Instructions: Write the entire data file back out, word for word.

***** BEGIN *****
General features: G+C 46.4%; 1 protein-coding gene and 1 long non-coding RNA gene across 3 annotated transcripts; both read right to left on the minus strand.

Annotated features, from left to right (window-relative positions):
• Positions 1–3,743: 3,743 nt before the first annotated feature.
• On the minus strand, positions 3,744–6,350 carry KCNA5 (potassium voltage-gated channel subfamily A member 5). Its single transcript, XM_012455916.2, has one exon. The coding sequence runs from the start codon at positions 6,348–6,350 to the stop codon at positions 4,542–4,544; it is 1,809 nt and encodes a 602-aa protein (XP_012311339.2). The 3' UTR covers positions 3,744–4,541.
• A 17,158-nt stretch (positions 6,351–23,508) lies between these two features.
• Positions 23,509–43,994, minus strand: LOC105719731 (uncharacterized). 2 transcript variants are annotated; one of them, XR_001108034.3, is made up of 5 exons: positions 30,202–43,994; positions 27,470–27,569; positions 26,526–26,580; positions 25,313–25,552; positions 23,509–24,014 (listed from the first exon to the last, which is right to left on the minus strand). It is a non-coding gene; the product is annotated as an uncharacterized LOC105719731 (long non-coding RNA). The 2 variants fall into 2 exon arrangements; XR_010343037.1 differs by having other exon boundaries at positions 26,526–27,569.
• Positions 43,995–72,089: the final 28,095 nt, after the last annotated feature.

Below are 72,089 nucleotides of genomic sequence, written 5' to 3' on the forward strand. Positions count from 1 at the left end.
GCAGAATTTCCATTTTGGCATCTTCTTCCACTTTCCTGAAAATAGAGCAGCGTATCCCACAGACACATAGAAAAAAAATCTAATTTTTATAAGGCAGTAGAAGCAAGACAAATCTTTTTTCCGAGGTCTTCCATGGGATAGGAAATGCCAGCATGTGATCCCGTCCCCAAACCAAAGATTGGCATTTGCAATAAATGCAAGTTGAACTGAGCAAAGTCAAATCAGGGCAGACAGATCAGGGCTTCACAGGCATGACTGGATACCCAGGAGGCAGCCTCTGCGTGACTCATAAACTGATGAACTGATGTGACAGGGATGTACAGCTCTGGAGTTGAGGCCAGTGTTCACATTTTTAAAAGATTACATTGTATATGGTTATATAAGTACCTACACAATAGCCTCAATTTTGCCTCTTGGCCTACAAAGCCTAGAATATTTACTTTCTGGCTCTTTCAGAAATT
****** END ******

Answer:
General features: G+C 46.4%; 1 protein-coding gene and 1 long non-coding RNA gene across 3 annotated transcripts; both read right to left on the minus strand.

Annotated features, from left to right (window-relative positions):
• Positions 1–3,743: 3,743 nt before the first annotated feature.
• On the minus strand, positions 3,744–6,350 carry KCNA5 (potassium voltage-gated channel subfamily A member 5). Its single transcript, XM_012455916.2, has one exon. The coding sequence runs from the start codon at positions 6,348–6,350 to the stop codon at positions 4,542–4,544; it is 1,809 nt and encodes a 602-aa protein (XP_012311339.2). The 3' UTR covers positions 3,744–4,541.
• A 17,158-nt stretch (positions 6,351–23,508) lies between these two features.
• Positions 23,509–43,994, minus strand: LOC105719731 (uncharacterized). 2 transcript variants are annotated; one of them, XR_001108034.3, is made up of 5 exons: positions 30,202–43,994; positions 27,470–27,569; positions 26,526–26,580; positions 25,313–25,552; positions 23,509–24,014 (listed from the first exon to the last, which is right to left on the minus strand). It is a non-coding gene; the product is annotated as an uncharacterized LOC105719731 (long non-coding RNA). The 2 variants fall into 2 exon arrangements; XR_010343037.1 differs by having other exon boundaries at positions 26,526–27,569.
• Positions 43,995–72,089: the final 28,095 nt, after the last annotated feature.

Below are 72,089 nucleotides of genomic sequence, written 5' to 3' on the forward strand. Positions count from 1 at the left end.
GCAGAATTTCCATTTTGGCATCTTCTTCCACTTTCCTGAAAATAGAGCAGCGTATCCCACAGACACATAGAAAAAAAATCTAATTTTTATAAGGCAGTAGAAGCAAGACAAATCTTTTTTCCGAGGTCTTCCATGGGATAGGAAATGCCAGCATGTGATCCCGTCCCCAAACCAAAGATTGGCATTTGCAATAAATGCAAGTTGAACTGAGCAAAGTCAAATCAGGGCAGACAGATCAGGGCTTCACAGGCATGACTGGATACCCAGGAGGCAGCCTCTGCGTGACTCATAAACTGATGAACTGATGTGACAGGGATGTACAGCTCTGGAGTTGAGGCCAGTGTTCACATTTTTAAAAGATTACATTGTATATGGTTATATAAGTACCTACACAATAGCCTCAATTTTGCCTCTTGGCCTACAAAGCCTAGAATATTTACTTTCTGGCTCTTTCAGAAATT